holding it was not error to permit an expert to "testify about possible causes of the fire. All reasonably likely causes of the fire were relevant because the fire's cause was a central element of the causes of action."Summary of this case from State v. Hall
August 7, 1997.
APPEAL FROM DISTRICT COURT, FOURTH JUDICIAL DISTRICT, ADA COUNTY, DEBORAH A. BAIL, J.
Marcus, Merrick Montgomery, Boise, for appellant. Michael R. Christian argued.
Penland Munther Boardman, Chtd., Boise, for respondent. Richard C. Boardman argued.
This is an appeal from a jury verdict and judgment in favor of respondent Idaho Power Company (IPC) in a negligence and breach of contract action arising out of a fire which occurred on the Lanhams' property on June 11-12, 1992. We affirm.
The Lanhams own timbered property along State Highway 21 north of Boise. In 1981, the Lanhams and IPC entered into an agreement (Agreement) whereby the Lanhams granted IPC an easement across the property to allow IPC to install and maintain a power line. Under the Agreement, the Lanhams also gave IPC the right to cut and clear away trees and brush outside the easement which could endanger the line. In return, IPC agreed to exercise reasonable care in maintaining the environmental integrity of the area and to repair any damage to the property caused by its operation or maintenance of the line. In May of 1992, Todd Lanham informed IPC that there were large trees ("danger trees") close to the power line which could fall onto the line. According to the Lanhams, IPC did not remove the trees, and in the area near the origin of the fire, between six and eight danger trees were present. The fire, which burned approximately one hundred acres, began on June 11, 1992. Todd Lanham, the first on the scene, testified that he saw a fallen tree lying across a downed power line.
II. PROCEDURAL HISTORY
On June 29, 1994, the Lanhams sued IPC, alleging negligence and breach of contract. Prior to trial, the Lanhams filed a motion in limine to exclude the anticipated testimony of James Ashby, IPC's fire investigation expert. The court denied the motion. At trial with Ashby on the stand, the Lanhams again objected to his testimony. The court overruled their objections and allowed Ashby to testify as to potential causes of the fire and to offer his opinion that the most likely cause of the fire was a lightning strike.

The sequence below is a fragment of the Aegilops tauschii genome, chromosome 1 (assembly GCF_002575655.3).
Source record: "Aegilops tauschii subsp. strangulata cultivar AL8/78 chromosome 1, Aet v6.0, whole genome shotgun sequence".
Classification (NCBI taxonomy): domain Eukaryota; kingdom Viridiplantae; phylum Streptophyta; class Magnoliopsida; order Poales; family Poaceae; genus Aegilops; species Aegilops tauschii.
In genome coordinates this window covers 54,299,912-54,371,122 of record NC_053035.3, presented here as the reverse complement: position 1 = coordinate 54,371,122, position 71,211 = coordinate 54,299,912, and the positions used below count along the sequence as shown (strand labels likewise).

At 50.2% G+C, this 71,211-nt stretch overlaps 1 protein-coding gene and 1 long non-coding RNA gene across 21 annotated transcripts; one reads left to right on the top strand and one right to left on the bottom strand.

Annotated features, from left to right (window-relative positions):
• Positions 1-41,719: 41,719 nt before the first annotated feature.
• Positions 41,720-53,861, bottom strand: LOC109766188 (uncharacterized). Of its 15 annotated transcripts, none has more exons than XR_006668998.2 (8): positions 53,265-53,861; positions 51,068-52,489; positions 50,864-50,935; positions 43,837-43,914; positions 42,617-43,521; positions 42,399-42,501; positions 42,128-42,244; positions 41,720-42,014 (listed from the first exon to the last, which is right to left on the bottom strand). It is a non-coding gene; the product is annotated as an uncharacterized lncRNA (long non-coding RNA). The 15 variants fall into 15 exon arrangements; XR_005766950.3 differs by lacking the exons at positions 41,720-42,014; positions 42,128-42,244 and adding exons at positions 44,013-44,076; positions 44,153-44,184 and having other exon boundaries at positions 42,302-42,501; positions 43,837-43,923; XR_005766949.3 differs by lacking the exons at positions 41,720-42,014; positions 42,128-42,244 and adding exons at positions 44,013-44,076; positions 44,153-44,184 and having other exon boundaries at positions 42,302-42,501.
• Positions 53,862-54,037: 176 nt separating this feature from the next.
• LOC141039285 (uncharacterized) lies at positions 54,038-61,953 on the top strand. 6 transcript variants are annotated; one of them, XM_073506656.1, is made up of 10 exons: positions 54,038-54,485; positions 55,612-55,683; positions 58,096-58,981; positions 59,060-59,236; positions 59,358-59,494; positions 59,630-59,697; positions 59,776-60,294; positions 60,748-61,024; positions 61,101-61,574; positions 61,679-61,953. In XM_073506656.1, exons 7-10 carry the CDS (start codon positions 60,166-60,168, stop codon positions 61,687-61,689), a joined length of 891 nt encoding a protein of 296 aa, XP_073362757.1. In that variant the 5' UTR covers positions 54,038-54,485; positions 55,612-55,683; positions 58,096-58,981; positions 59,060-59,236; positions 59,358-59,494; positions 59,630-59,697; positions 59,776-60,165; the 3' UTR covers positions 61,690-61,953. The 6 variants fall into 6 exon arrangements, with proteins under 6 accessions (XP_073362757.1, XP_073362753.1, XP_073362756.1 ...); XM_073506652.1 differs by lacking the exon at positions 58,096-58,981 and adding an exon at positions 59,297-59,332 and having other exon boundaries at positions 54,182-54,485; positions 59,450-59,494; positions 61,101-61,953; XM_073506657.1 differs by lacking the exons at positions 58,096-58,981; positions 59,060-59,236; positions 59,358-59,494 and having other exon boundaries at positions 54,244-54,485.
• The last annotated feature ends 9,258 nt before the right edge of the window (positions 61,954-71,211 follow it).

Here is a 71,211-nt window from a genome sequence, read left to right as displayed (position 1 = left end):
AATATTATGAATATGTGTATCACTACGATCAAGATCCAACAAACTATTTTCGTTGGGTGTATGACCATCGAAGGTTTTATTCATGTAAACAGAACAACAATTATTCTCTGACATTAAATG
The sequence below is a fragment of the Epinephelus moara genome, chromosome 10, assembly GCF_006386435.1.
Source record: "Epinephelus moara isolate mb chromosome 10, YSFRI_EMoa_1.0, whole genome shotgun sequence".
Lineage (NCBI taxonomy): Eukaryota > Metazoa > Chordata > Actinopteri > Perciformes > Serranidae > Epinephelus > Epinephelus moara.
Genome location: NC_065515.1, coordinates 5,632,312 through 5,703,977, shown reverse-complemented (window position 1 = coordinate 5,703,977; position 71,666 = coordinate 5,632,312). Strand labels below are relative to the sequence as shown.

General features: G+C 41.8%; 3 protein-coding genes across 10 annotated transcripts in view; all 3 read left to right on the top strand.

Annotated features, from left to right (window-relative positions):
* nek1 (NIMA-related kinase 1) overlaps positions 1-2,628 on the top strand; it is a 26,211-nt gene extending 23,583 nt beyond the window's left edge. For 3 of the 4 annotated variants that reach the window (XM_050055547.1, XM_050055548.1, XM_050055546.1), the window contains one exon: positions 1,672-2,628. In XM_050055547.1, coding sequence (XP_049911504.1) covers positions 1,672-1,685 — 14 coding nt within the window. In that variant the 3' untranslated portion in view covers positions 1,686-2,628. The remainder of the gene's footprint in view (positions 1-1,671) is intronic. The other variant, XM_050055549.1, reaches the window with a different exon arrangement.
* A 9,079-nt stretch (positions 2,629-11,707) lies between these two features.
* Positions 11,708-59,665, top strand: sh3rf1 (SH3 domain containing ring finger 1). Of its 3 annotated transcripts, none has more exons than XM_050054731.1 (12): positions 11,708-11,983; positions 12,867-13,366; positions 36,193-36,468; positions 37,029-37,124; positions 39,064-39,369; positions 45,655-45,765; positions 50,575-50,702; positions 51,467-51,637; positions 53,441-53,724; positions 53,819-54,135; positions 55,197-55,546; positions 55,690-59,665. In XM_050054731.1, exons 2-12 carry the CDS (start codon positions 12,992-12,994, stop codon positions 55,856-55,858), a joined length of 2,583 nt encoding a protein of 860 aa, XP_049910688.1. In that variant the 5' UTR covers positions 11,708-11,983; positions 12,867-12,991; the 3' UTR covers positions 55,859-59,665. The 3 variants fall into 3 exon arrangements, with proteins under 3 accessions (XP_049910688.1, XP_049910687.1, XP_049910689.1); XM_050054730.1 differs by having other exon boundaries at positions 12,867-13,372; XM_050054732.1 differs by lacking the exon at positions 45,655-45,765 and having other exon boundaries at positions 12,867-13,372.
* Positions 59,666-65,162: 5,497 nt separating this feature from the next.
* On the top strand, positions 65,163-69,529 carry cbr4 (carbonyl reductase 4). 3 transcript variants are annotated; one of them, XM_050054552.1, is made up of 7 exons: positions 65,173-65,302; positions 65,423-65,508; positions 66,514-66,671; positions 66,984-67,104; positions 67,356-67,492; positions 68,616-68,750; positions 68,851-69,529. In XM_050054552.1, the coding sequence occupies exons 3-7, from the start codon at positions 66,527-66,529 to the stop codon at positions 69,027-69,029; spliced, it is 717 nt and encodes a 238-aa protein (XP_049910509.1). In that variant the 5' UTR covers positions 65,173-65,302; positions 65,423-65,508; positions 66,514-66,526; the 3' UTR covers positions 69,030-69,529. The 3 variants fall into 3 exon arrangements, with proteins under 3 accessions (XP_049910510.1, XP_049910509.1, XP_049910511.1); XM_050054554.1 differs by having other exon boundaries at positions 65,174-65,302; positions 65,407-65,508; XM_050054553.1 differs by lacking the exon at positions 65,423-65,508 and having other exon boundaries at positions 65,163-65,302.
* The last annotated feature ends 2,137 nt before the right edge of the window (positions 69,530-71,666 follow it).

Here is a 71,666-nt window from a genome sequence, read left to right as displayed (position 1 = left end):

After trial, the jury returned a verdict in favor of IPC, specifically finding that there was no negligence on the part of IPC that proximately caused the fire and that IPC did not breach its contract with the Lanhams. On November 1, 1995, the Lanhams moved for: (1) judgment notwithstanding the verdict (JNOV) on the issue of IPC's breach of its duty of care and breach of contract for failing to remove the danger trees, and a new trial on the remaining issues; or (2) in the alternative, a new trial on all issues. On June 21, 1996, the court denied the Lanhams' motions. IPC moved for an award of attorney's fees on November 3, 1995, which the court also denied.
Both the Lanhams and IPC appeal. On appeal, the Lanhams contend that the district court erred in denying the Lanhams' motion in limine and admitting, over objection, the testimony of James Ashby at trial. They further argue that the lower court erred in giving Jury Instruction No. 9, which instructed the jury on the duty of care required of an electric utility. Finally, they assert that the court erred in denying their post-trial motions. IPC argues on appeal that the court erred in denying its request for attorney's fees. IPC also seeks attorney's fees on appeal.
III. ASHBY'S TESTIMONY
We review lower court decisions admitting or excluding evidence, including the testimony of expert witnesses, under the abuse of discretion standard. Burgess v. Salmon River Canal Co., Ltd., 127 Idaho 565, 574, 903 P.2d 730, 739 (1995) (citing Hopkins v. Duo-Fast Corp., 123 Idaho 205, 210, 846 P.2d 207, 212 (1993)). In the case of an incorrect ruling regarding evidence, a new trial is merited only if the error affects a substantial right of one of the parties. I.R.C.P. 61; I.R.E. 103; Burgess, 127 Idaho at 574, 903 P.2d at 739; Hake v. DeLane, 117 Idaho 1058, 1065, 793 P.2d 1230, 1237 (1990).